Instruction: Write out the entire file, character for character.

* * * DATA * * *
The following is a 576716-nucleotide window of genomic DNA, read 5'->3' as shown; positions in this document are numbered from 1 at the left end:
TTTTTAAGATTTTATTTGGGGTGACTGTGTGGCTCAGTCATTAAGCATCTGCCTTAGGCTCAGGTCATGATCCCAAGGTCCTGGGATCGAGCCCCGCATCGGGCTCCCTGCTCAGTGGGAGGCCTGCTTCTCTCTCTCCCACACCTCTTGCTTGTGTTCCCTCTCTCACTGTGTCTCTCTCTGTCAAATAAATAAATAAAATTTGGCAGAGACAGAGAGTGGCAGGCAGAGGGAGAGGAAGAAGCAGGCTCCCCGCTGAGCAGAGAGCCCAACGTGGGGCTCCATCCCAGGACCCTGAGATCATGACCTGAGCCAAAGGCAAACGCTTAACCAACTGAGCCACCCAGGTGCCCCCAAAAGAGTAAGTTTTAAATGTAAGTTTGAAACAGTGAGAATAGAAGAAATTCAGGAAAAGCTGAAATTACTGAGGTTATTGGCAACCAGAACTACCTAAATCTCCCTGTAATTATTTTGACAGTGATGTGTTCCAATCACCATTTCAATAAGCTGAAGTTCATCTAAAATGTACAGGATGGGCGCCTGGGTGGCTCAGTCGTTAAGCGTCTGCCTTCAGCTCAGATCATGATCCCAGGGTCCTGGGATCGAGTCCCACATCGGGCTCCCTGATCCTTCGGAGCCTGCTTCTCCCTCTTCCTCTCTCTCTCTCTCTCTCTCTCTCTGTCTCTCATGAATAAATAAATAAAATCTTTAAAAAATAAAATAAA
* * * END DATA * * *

The following is a 576716-nucleotide window of genomic DNA, read 5'->3' as shown; positions in this document are numbered from 1 at the left end:
TTTTTAAGATTTTATTTGGGGTGACTGTGTGGCTCAGTCATTAAGCATCTGCCTTAGGCTCAGGTCATGATCCCAAGGTCCTGGGATCGAGCCCCGCATCGGGCTCCCTGCTCAGTGGGAGGCCTGCTTCTCTCTCTCCCACACCTCTTGCTTGTGTTCCCTCTCTCACTGTGTCTCTCTCTGTCAAATAAATAAATAAAATTTGGCAGAGACAGAGAGTGGCAGGCAGAGGGAGAGGAAGAAGCAGGCTCCCCGCTGAGCAGAGAGCCCAACGTGGGGCTCCATCCCAGGACCCTGAGATCATGACCTGAGCCAAAGGCAAACGCTTAACCAACTGAGCCACCCAGGTGCCCCCAAAAGAGTAAGTTTTAAATGTAAGTTTGAAACAGTGAGAATAGAAGAAATTCAGGAAAAGCTGAAATTACTGAGGTTATTGGCAACCAGAACTACCTAAATCTCCCTGTAATTATTTTGACAGTGATGTGTTCCAATCACCATTTCAATAAGCTGAAGTTCATCTAAAATGTACAGGATGGGCGCCTGGGTGGCTCAGTCGTTAAGCGTCTGCCTTCAGCTCAGATCATGATCCCAGGGTCCTGGGATCGAGTCCCACATCGGGCTCCCTGATCCTTCGGAGCCTGCTTCTCCCTCTTCCTCTCTCTCTCTCTCTCTCTCTCTCTGTCTCTCATGAATAAATAAATAAAATCTTTAAAAAATAAAATAAA